When I think about our neurological levels (detailed in the pyramid below) as lawyers, it becomes clear to me why so many of us are misaligned.
It is so common that I meet lawyers whose core identity has become synonymous with their job title.
What do you do? “I AM a lawyer” does not just describe what we do for a living but who we are.
So what are neurological levels? This work was adapted by Robert Dilts from the work of an anthropologist Gregory Bateson. The basis of this work describes how our experience manifests by different levels and layers of how we operate, that make up our reality.
Albert Einstein – “you can not solve a problem on the same level it was created, you have to go to a higher level”
The levels describe our experience of a situation or a reality at six different levels that climb up in hierarchy as shown here.
At the bottom of the pyramid is our environment – the concrete where and when of our experience. This is the first level and is the most tangible of all levels as it describes the physical environment and the context, in which our experience takes place.
It is often blamed for when we are unhappy, “I need to change jobs”, “I need to get out of this house or relationship”; “I need to move countries in order for my experience to change”. What then happens is that we realise that we have taken ourselves with us!
Behaviour – The next level is our behaviour – the what of our experience in each context of our lives. This is the level that describes what we do and how we behave when we are in that environment. The way you behave in certain environments would differ. If the issues lie in the way that you behave then you need to look at your capabilities and skills to address whether you need to upskill in order to behave or do differently.
This brings us to the next level of the pyramid – Capabilities/skills – this is the how of our pyramid and are very much driven by what we believe we are capable of. This level affects our behaviour as it dictates How we do what we do based on our level of skill in that environment. So when the issue lies on this level, upskilling alone may not be the answer, we may need to look a little higher and change beliefs about what we can be capable of.
We then move to the level of beliefs and values. This is where we are guided by what matters to us and what we believe about our capabilities. This is our why. What happens at this level very much affects what we are capable of and therefore what we do in the environment.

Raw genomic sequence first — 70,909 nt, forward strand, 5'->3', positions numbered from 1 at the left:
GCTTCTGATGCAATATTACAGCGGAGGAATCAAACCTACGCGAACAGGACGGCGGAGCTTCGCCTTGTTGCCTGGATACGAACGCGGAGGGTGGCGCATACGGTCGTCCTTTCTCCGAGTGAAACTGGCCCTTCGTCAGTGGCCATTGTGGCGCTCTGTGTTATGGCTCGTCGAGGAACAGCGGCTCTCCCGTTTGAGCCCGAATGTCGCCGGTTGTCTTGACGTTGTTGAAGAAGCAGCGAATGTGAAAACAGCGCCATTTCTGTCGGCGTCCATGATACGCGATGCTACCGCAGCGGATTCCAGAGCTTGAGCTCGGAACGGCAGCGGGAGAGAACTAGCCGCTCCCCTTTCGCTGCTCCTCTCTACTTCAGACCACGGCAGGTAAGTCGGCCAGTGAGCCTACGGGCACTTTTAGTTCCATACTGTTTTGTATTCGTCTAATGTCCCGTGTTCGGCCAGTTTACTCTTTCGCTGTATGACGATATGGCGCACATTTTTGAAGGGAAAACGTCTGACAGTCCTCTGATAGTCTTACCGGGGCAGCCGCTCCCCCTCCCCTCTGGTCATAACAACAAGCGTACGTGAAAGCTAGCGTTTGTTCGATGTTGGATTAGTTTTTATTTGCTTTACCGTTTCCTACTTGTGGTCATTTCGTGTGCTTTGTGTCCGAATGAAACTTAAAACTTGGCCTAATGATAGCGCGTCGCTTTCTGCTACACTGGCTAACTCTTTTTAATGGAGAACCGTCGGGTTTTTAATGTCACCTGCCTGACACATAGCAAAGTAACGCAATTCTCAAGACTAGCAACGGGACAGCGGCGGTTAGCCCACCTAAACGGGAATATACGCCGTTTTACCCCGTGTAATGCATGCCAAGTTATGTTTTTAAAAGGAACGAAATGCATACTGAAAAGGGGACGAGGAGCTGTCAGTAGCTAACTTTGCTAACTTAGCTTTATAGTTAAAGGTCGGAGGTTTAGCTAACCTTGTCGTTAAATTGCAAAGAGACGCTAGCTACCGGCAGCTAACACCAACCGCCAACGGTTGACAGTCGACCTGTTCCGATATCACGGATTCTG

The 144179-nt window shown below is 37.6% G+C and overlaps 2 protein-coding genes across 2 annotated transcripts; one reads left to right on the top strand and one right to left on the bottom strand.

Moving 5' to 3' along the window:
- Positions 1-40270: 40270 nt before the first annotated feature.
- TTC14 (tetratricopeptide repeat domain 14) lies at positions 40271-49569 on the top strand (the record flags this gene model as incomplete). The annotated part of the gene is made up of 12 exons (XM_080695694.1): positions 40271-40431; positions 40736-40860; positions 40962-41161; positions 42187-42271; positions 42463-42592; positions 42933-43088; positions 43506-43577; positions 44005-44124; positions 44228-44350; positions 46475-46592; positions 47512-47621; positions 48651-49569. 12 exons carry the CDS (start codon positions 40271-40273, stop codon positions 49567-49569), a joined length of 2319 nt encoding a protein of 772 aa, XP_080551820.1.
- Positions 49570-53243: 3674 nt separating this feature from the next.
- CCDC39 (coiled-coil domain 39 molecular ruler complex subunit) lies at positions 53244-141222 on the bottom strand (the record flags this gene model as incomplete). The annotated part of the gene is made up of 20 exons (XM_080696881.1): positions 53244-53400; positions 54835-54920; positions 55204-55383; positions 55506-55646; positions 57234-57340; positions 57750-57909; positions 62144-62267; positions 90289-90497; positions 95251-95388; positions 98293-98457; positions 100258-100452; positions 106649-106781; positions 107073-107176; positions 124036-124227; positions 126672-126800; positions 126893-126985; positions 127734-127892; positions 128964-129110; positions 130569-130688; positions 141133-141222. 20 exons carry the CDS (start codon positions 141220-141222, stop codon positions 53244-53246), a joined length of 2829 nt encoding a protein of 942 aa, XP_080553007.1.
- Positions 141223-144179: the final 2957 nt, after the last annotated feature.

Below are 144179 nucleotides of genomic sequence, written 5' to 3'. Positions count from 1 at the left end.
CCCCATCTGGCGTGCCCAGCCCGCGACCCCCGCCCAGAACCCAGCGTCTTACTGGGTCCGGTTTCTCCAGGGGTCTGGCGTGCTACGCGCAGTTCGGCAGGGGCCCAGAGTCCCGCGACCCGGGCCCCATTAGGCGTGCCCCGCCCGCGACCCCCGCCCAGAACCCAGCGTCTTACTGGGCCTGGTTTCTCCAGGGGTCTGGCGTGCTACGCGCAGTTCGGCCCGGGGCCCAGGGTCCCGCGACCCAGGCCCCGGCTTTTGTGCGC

The higher level is our identity. This is who we are when we believe what we believe, are using what we are capable of, to do what we do in the environment.
Robert Dilts took the levels to an extra platform that is described as the Greater Whole, or sometimes referred to as what else, where we are a part of something outside of us that is bigger than us that we somehow belong to. This could be our family, our professions, our community, our world, our universe, our spirituality, our higher purpose or our bigger picture.
Why am I telling you all this? Well, when I think of being a lawyer and the difficulties and challenges that this profession presents, I can’t help but feel that one of the main issues is a misalignment in our levels. Our identity as lawyers tends to infiltrate every other experience in our lives. I speak to lawyers who tell me that they can’t stop being a lawyer, that they work such long hours and are consumed by compulsive thinking and overthinking about their work that they feel like they never stop working. That even when we are not lawyering, we behave and believe as though we are. The substance and alcohol abuse for some lawyers, seems to be one of the only ways they can switch off – only when they are numb!
It is no wonder then that many lawyers suffer from ill mental health. When our identity as lawyers is constantly present, then our beliefs and values about who we are and what is important to us becomes confused when we are not at work. The misalignment happens because no matter what our environment, our identity at the top which feeds from the greater whole – the mother ship of the legal profession with all its, tradition, history and expectations, does not align.
We are more than lawyers. Law is what we do not who we are. Who we are in different environments may call for different behaviours, skills, beliefs and values. When we carry the lawyer pyramid with us where ever we are, we become misaligned.
Each of those contexts will require a different pyramid that have the relevant identity at the top. Sure there are some core beliefs and values that exist in all your pyramids, but there will be some specific beliefs and values about who you are in that pyramid, specific skills and capabilities that allow you to play the role and certain behaviours and things you do in that environment.
So here we can start to see how operating out of your lawyer pyramid all the time may cause some issues. It may cause frustration when for example you deal with people in the community who don’t equate time with money or when your children don’t value perfectionism and are not aiming high, when you are constantly on the look out for what could go wrong in your relationships, or when you are generally negative or pessimistic. What about when your friends don’t accept your advice when you have the solution for their problem and you find yourself saying ‘that’s just the lawyer in me’!!
When we are parenting, we are parents, when we are socialising we are friends, when we are participating in our community we are community members, when we play a sport we are team members, when we breath and exist we are simply human beings!!